Genomics-informed pre-breeding strategy for wheat improvement

IPK Leibniz Institute was able to test its vast collection of old wheat varieties for their yield performance and resistance to yellow rust not only in the lab but also in field trials. This was possible due to the continued funding of the research over six years by the Federal Ministry of Education and Research.

Genomics-informed pre-breeding strategy for wheat improvement
In addition to the almost 9,000 winter wheat accessions, the scientists also grew elite varieties in the trial field and investigated resistance to yellow rust, among other traits. Image Credit: IPK Leibniz Institute/ C. Martin.

This required a logistical masterstroke from all project participants and many innovative approaches to evaluate the potential of the old varieties without disruptive effects.”

Dr Albert Schulthess, Study First Author, Leibniz Institute of Plant Genetics and Crop Plant Research

To evaluate yield potential, old varieties were crossed, for instance, with adapted elite varieties. Only then did the old types’ yield potential become apparent.

The investigators created bridging lines for wheat breeding by crossing promising old varieties with current varieties. The scientists were taken aback by the performance of the progeny.

We observed higher yields in some bridging lines as compared to important current elite varieties.”

Dr Albert Schulthess, Study First Author, Leibniz Institute of Plant Genetics and Crop Plant Research

Dr. Albert Schulthess is a scientist in the research group “Quantitative Genetics.”

Professor Dr. Jochen Reif, consortium coordinator and head of the research team, is certain that the collaboration of the two breeding companies would expand the biodiversity of the elite pool by utilizing a new valuable genetic variety of the bridge lines.

Image Credit: YRABOTA/Shutterstock.com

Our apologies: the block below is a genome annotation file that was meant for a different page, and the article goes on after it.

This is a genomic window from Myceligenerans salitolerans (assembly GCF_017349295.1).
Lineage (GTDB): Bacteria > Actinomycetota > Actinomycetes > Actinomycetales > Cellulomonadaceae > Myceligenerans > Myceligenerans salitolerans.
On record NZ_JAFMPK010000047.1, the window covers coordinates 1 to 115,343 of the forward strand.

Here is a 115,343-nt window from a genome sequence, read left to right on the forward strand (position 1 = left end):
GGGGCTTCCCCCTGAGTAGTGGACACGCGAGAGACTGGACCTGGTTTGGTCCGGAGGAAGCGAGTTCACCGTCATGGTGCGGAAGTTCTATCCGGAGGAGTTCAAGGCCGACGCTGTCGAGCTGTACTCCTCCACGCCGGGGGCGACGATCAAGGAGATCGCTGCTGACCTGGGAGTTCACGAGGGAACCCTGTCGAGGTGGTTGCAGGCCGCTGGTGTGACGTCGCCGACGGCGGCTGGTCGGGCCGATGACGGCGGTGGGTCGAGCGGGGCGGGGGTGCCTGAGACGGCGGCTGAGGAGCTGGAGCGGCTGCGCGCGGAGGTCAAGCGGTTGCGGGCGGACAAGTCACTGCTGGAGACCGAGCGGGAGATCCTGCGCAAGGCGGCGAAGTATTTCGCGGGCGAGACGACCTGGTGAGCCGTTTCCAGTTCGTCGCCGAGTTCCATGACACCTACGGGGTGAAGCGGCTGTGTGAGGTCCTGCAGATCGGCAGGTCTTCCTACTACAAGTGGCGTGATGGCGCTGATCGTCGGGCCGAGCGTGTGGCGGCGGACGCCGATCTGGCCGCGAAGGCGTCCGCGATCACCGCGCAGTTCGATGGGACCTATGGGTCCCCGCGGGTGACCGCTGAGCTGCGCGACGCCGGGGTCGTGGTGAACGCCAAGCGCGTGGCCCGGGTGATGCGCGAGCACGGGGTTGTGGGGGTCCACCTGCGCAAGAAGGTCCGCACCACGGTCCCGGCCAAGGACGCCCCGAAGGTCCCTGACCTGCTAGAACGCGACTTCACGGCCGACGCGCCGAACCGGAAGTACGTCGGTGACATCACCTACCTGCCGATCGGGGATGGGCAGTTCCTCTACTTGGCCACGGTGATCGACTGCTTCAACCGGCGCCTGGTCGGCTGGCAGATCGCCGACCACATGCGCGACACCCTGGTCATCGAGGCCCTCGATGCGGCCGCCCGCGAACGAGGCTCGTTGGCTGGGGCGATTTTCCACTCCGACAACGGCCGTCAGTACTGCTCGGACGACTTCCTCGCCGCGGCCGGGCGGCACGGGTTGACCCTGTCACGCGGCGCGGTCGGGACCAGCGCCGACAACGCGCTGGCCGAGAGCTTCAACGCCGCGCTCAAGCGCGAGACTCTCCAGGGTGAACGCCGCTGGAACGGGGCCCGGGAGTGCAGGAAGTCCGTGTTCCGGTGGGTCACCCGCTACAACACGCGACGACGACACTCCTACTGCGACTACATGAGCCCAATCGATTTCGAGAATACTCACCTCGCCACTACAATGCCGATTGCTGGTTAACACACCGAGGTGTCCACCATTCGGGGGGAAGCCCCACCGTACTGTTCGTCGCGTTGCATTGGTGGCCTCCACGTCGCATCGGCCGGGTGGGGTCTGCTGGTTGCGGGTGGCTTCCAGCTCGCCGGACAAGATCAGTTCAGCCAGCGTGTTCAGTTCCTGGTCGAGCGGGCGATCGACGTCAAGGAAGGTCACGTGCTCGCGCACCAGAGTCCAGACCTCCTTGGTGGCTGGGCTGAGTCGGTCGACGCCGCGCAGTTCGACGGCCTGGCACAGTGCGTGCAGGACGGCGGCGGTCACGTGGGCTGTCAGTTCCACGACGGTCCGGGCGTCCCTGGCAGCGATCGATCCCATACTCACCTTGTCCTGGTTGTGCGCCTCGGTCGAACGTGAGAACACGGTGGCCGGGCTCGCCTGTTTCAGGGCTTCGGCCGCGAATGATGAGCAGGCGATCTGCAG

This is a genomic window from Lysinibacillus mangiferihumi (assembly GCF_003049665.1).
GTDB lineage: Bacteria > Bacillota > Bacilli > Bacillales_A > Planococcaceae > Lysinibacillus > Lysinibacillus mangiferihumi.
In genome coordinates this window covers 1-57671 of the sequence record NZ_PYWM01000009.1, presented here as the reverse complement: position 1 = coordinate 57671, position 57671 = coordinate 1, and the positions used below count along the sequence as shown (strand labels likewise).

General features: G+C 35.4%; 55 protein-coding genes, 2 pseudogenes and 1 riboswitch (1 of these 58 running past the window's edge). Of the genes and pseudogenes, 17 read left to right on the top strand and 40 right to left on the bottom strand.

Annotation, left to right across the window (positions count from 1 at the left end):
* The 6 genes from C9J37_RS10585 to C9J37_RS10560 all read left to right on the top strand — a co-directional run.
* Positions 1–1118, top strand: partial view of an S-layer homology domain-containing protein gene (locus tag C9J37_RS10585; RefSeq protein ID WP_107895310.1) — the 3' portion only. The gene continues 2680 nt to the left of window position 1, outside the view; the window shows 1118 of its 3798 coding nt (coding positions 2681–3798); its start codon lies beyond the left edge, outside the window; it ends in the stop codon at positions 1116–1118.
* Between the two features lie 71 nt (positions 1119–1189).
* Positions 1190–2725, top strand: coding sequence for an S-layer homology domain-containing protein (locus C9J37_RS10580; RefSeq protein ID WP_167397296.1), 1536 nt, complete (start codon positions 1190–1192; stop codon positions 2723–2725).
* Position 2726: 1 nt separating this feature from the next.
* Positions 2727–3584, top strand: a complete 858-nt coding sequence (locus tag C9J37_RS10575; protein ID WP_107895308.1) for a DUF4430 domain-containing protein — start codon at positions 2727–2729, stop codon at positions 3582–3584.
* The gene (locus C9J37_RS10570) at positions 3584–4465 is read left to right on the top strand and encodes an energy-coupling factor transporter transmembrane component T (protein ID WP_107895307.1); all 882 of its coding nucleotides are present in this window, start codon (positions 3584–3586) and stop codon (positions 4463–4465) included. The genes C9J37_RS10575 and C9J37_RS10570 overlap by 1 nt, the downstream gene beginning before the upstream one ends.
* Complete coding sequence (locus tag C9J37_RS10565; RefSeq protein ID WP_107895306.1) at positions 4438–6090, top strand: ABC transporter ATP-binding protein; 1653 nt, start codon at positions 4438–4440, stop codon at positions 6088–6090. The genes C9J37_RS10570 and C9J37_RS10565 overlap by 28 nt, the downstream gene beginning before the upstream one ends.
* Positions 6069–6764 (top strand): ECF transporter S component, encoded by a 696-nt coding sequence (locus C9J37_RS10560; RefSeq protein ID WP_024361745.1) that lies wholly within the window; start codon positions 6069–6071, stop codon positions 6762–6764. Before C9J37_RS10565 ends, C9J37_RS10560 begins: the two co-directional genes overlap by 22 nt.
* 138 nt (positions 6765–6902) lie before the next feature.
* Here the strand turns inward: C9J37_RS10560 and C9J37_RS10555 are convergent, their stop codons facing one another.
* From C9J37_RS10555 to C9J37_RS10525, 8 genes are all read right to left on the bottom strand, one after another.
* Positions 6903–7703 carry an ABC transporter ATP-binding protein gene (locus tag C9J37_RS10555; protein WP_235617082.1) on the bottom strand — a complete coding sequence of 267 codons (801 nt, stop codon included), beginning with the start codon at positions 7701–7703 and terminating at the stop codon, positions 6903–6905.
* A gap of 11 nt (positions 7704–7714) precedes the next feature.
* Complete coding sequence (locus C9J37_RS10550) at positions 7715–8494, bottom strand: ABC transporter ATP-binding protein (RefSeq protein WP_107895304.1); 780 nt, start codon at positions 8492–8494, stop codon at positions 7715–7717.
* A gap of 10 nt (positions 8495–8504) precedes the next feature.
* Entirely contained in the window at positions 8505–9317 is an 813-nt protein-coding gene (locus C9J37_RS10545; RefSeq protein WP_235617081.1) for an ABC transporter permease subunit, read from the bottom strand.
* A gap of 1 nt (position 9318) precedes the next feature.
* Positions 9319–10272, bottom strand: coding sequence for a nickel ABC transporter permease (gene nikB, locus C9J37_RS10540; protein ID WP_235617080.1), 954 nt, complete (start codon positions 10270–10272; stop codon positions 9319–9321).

Image Credit: YRABOTA/Shutterstock.com

Dr. Jochen Reif adds, “This is of great importance to tackle the huge problems that climate change poses to agriculture.”

But that was not the bottom of it. The findings of this study enable a significant step toward farming with less or no pesticide use.

Through the comprehensive sequencing of old and new varieties in combination with the valuable field data, we were able to identify possible new gene variants for resistance to yellow rust infestation.”

Dr Albert Schulthess, Study First Author, Leibniz Institute of Plant Genetics and Crop Plant Research

This would not have been feasible without the deciphering of the wheat genome, which was led by the IPK Leibniz Institute.

Dr. Jochen Reif states, “With the new genome regions we discovered in a few old varieties, we can diversify the immune system of wheat.”

Even before new resistance genes can be used in plant production, there are still a lot of obstacles to be addressed. For instance, it is essential to verify and incorporate the resistance genes into the background of elite lines. Ideally, this would also lead to a better understanding of the defense response’s characteristics.

This would allow for the long-term use of the new sources of resistance. Professor Dr. Jochen Reif is delighted that the project’s extension has garnered favorable feedback and has been guaranteed funding for the following three years.

Source:
Journal reference:

Schulthess, A. W., et al. (2022) Genomics-informed prebreeding unlocks the diversity in genebanks for wheat improvement. Nature Genetics. doi.org/10.1038/s41588-022-01189-7.

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